It’s not as apparent as sex, but the names tend to cluster by their origins. Grayson, Jackson, Brandon, Jameson from the UK, Valentina, Emilia, Victoria, Aurora, Olivia from Latin heritage.

male by origin-

female by origin-

## Matrix Computation: Emilia - Emily + Lucy?

King - Man + Woman = Queen is a textbook example of word embedding. Not only does it makes semantic sense, but it also satisfies numerical sense.

source: medium.com/@thoszymkowiak

If the name texts could be expressed in a numerical form, would it also make some interesting numerical computations like King and Queen? The semantic meanings of the name text are nowhere near as rich as the English word, but why not? Let’s do it for fun.

I put all the names from the training and validation dataset to obtain name-embedding dictionary. Each embedding matrix is of size hops(5) x 2 hidden_dim(600). I picked three names to run element-wise plus(+) and minus(-) operation to get the query matrix. Then I calculated the matrix euclidean distance between the query matrix and all the embedding matrices listed in the dictionary. Then I printed the 5 names with the lowest distance.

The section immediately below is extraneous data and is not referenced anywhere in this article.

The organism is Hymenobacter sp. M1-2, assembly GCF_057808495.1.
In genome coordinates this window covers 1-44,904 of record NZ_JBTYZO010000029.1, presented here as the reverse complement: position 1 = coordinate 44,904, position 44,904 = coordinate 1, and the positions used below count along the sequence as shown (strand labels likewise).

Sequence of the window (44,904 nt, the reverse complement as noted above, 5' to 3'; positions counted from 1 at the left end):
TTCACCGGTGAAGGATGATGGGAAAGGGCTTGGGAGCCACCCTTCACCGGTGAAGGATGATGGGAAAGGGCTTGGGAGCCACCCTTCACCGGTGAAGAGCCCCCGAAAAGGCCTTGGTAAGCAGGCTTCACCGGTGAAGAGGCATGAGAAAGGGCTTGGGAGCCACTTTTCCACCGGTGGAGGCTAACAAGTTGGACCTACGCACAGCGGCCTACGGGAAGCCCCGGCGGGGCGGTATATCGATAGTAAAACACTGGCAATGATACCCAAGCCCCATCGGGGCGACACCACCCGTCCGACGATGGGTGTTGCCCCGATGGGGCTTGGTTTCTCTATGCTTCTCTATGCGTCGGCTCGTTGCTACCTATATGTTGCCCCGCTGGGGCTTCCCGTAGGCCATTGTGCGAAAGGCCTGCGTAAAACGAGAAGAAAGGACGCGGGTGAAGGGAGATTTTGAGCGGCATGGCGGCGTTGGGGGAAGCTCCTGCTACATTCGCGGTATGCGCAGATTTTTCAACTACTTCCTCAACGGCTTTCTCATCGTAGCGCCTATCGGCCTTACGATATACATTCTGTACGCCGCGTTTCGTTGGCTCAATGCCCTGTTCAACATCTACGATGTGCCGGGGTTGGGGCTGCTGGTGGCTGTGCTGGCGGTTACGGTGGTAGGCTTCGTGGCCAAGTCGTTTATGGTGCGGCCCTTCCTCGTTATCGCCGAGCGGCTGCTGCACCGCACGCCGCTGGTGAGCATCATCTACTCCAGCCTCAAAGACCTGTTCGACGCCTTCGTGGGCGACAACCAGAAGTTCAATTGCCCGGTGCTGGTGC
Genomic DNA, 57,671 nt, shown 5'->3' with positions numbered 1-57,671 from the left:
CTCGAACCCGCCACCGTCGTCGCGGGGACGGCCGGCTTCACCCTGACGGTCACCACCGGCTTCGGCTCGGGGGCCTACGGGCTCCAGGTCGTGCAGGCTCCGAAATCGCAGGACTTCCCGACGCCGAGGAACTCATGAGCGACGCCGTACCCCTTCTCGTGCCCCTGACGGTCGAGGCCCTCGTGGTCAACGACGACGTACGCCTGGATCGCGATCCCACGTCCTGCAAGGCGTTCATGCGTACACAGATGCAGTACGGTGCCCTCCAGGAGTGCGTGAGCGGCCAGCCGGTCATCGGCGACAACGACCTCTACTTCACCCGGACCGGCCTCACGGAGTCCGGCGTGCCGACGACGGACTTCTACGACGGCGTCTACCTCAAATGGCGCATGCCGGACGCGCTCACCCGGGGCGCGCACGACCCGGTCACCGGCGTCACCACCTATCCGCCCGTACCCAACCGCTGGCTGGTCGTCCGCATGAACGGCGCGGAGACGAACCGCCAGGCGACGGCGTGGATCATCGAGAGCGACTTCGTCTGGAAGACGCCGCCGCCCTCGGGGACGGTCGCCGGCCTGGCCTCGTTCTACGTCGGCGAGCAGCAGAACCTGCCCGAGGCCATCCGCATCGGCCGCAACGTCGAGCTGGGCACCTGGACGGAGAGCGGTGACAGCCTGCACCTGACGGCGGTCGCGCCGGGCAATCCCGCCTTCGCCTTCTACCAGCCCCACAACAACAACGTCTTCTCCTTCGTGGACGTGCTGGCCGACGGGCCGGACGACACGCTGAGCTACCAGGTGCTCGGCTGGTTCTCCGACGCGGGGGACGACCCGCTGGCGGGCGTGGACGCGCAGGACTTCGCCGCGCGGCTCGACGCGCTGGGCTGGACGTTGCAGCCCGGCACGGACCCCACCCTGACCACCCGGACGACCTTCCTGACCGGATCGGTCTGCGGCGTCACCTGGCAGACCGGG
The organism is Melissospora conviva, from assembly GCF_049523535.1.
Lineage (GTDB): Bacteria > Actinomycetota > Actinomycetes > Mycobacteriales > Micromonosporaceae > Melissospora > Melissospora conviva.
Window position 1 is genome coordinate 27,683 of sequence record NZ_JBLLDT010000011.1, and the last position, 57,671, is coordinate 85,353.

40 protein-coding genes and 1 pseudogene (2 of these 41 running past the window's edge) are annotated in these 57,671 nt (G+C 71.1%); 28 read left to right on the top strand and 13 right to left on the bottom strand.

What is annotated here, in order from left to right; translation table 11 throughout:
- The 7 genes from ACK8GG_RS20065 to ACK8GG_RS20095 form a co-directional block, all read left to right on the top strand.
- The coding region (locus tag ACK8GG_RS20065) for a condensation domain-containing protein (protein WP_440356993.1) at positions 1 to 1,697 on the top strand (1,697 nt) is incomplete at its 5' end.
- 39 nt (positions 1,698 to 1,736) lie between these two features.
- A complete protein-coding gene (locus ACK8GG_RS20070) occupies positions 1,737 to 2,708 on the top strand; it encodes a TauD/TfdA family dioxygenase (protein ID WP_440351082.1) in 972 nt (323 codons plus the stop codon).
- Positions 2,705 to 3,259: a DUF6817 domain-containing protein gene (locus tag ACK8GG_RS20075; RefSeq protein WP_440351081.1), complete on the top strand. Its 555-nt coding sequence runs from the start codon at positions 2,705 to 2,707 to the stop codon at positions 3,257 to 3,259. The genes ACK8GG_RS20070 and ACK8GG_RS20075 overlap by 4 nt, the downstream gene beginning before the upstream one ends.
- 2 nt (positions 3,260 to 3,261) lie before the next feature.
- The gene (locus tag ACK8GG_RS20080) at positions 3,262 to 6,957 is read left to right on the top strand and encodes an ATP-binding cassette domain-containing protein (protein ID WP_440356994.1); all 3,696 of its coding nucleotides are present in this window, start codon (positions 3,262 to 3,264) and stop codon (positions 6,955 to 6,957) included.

1) Emilia - Emily + Lucy = Lucia!

Emilia - Emily gives me ‘ia’. Adding Lucy to ‘ia’ gives me Lucia!

2) Susie - Susanne + Roxie = Roxie!

3) Christina - Christine + Austine = Austina!

The simple computation does output expected results but it’s not as amazing as King - Man + Woman = Queen. It hardly contains any high-level symantic meanings. Let’s say we subtract “John” from “Paul” and add “Hank”.

4) Paul - John + Hank = ?

We get “Bank” but does it mean anything meaningful?

# Outro

In this simple research project, I implemented LSTM + Self Attention model to classify boy/girl names and visualized where the model paid attention. In many example cases, the model tends to pay special attention to how the names end. ‘e’ at the end makes ‘Jun’ female, but ‘sik’ makes it masculine. It coincides more or less with how I predict if it’s he or she on hearing a person’s name. Interpretable deep learning makes me think about how I think.

My pytorch implementation is on my github repo.